RSC Energia is one of Russia’s main space companies. It plays a key role in the development of space technologies, as it bids to keep Russia at the forefront of innovation in the global space arena. RSC Energia’s president is Vitaly Lopota.
Lopota was born in 1950, in Grozny where he began his working career as a fitter at an oil refinery. After completing army service, he studied in Leningrad Polytechnical Institute (known as Leningrad Polytechnical University since 1990) where, after completing postgraduate studies in 1981, he rose through the ranks, starting off as a junior research associate, to eventually become a professor, a department chairman and the head of an applied research laboratory, which later became known as the Laser Technology Center. In 1991, Lopota became the director and chief designer of the Central Research and Development Institute for Robotics and Engineering Cybernetics (known as TsNII RTK since 1981, established in 1968 under the auspices of Leningrad Polytechnical Institute as OKB TK). Since July 2007 Lopota has been heading up RSC Energia.
Lopota talks about RSC Energia’s plans in developing new systems and technologies and how he views recent developments in the launch services sector, as the major shareholder in Sea Launch.
VIA SATELLITE: What are the main capital expenditure plans for RSC Energia over the next two years? What new technology capabilities are you looking to invest in?
Lopota: RSC Energia’s main capital expenditure plans for the next few years are, first, to upgrade its production equipment in order to bring it to advanced technical levels that are consistent with global space companies. And also, we want to expand our production capabilities of our existing line of spacecraft and to introduce next generation systems both internally and through international partnerships with other companies.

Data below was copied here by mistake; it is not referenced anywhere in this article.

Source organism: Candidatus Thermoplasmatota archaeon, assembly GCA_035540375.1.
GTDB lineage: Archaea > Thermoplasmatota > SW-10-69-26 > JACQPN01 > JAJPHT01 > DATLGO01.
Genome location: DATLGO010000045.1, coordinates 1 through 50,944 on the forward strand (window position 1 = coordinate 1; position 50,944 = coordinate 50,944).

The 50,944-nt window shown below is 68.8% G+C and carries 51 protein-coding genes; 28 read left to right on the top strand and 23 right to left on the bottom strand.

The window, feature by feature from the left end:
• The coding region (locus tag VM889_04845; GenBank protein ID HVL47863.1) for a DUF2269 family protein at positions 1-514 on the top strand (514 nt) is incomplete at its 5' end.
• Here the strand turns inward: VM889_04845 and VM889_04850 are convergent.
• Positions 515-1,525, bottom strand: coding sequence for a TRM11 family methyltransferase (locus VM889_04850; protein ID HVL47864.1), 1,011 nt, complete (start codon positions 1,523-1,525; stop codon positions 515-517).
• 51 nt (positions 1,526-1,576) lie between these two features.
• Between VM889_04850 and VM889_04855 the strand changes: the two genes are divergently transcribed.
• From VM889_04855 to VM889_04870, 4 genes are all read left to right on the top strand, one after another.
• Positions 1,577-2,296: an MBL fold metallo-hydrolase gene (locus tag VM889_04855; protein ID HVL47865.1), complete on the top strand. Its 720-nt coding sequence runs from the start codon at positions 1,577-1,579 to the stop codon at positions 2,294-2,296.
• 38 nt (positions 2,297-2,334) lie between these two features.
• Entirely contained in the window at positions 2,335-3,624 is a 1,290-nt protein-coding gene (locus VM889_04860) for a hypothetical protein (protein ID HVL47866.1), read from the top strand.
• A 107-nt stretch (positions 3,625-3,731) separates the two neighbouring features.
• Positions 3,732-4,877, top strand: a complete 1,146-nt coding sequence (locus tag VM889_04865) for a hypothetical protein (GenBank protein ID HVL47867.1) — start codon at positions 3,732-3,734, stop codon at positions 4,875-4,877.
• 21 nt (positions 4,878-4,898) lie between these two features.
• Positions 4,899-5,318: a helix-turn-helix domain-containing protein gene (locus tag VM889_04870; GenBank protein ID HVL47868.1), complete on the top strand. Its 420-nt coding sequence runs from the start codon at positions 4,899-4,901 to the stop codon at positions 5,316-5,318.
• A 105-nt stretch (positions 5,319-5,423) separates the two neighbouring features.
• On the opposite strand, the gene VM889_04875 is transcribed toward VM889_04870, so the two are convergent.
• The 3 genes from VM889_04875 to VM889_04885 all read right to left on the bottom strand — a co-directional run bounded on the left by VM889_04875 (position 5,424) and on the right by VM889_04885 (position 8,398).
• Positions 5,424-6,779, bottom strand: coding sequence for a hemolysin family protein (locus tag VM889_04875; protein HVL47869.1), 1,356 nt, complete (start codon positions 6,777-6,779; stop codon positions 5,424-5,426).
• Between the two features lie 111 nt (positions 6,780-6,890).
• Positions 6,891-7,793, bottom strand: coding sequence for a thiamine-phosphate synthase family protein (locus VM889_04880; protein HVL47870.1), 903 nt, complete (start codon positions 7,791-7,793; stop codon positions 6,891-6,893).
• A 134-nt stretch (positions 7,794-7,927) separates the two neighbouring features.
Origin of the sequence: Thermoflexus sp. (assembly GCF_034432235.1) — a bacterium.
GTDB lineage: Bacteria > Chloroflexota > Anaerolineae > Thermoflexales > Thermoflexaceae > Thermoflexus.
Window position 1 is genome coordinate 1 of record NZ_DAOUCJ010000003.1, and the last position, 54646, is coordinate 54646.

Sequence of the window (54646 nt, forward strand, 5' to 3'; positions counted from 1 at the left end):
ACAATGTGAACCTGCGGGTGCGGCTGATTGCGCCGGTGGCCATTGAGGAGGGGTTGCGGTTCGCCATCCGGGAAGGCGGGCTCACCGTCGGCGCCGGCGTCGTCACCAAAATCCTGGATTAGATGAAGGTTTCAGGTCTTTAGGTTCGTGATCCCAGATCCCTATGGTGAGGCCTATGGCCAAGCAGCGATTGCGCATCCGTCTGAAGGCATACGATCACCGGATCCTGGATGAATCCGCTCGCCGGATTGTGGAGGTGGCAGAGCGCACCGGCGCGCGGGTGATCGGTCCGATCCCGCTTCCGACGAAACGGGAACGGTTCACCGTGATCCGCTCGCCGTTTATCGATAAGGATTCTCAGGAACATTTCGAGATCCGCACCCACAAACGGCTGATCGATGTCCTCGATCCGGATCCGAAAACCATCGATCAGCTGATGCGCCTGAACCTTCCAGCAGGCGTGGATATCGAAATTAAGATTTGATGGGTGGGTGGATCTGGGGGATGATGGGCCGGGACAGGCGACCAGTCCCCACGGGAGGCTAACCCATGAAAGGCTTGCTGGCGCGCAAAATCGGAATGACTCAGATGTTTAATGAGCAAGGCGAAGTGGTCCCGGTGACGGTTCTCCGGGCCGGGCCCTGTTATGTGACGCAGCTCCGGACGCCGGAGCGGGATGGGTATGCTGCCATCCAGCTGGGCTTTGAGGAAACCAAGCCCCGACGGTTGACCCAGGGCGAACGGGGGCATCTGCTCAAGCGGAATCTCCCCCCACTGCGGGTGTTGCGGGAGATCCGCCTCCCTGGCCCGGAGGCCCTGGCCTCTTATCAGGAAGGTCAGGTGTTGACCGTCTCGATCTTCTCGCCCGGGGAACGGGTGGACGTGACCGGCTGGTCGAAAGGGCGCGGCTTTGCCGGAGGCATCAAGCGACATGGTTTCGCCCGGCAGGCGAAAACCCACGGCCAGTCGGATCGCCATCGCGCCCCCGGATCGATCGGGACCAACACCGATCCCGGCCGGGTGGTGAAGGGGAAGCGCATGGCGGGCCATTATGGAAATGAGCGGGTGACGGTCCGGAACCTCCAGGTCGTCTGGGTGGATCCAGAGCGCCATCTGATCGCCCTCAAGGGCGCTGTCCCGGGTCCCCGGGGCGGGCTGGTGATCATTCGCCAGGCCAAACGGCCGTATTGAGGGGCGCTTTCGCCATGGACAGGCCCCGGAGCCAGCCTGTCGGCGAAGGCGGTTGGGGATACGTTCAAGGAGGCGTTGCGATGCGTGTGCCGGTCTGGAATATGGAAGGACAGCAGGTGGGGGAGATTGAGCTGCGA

We are also focusing on improving the production capabilities of the Soyuz- and Progress-type spacecraft. We will be investing reducing the manufacturing cycle time and achieving higher technical characteristics, as well as in launching a new generation of spacecraft for manned flight.
The main technical challenges facing us in this area will be developing new manufacturing technologies for the next generation spacecraft (i.e. for the spacecraft body, thermal coating, landing device, soft landing propulsion installation, control system devices, and solar batteries with advanced performance characteristics). Of special note is the fact that these new technologies will have to support a 10-fold increase in the usage of the spacecraft’s return vehicle command module.